They said “be ready for anything”, but I didn’t know “anything” meant 2°C and rain on top of Mt Hotham. It was the coldest I’ve ever been in my life… worth it though. – 2020 finisher

Sunday 7 March, 2021

The lock-down stifled training made the lead-up to the 2021 event like no other. Most riders had spent more time on the bike indoors than outdoors over the previous 12 months and the anticipation on the start line was palpable. 

On the big day more than 1,800 riders were greeted with pristine weather conditions and the perfect return to big bike rides as they tackled the infamous 235km loop.

2021 also saw Justine Barrow set a new course record for women riders, finishing with an amazing time of 7 hours and 34 minutes!

Sunday 12 March, 2023 – Event cancelled

The 2023 edition of Peaks Challenge was cancelled due to the closure of Bogong High Plains Road—part of the route, and a vital operational link for the event—caused by a massive landslip.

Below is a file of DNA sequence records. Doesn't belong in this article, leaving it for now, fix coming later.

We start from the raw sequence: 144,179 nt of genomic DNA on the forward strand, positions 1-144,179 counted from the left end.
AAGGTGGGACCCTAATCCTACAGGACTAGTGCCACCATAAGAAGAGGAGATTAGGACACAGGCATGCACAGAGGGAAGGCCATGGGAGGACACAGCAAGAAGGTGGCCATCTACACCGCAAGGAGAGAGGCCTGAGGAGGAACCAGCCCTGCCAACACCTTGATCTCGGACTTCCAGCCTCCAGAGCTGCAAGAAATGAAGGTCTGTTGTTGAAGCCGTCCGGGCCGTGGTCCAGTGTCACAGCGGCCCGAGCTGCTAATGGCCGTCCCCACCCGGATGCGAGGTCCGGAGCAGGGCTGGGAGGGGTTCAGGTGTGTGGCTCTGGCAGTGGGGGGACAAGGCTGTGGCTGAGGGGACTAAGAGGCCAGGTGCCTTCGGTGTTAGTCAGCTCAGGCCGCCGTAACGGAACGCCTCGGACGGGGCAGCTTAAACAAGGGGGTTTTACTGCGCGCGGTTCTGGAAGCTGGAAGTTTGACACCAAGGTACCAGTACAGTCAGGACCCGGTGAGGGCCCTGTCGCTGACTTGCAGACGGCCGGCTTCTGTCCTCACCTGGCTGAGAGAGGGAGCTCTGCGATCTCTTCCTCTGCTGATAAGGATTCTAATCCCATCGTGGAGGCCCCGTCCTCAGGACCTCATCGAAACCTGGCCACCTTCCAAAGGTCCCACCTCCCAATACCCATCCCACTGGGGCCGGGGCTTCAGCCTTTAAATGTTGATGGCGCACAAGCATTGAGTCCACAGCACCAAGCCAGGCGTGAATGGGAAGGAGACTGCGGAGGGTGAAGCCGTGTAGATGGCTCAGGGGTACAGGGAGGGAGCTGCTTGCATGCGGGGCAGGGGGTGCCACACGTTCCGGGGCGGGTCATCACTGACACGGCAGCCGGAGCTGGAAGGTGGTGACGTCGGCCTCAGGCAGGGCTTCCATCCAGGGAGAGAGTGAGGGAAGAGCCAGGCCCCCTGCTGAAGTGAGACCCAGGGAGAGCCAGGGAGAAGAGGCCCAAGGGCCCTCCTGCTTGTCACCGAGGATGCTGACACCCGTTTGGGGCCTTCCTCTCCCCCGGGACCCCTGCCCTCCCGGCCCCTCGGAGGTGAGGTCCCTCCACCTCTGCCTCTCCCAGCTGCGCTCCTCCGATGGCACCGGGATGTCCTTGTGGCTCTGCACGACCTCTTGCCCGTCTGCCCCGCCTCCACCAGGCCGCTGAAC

We recognise this is a significant blow to all riders. We know the commitment it takes to train and prepare for this event”

“In addition to the heartbreak we’re all feeling, we’d also like to recognise the extended implications this has for the local Falls Creek community. – Alison McCormack (Bicycle Network CEO)

Read more about the event cancellation.

This is the ultimate challenge


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Peaks Challenge 2022 finish line

While many have risen to the challenge, many have failed, succumbing to the unforgiving terrain, relentless grind and gruelling mental battle unique to Peaks Challenge. Even seasoned riders still struggle, because no matter how many times you top the climbs, it never gets easier, you just go faster.

Peaks Challenge Falls Creek is one of the toughest but most rewarding riding experiences of your life. It’s not a race – it’s much more than that – It’s a personal challenge, a never-ending journey in the pursuit of up.

If you take the pledge, you can conquer it…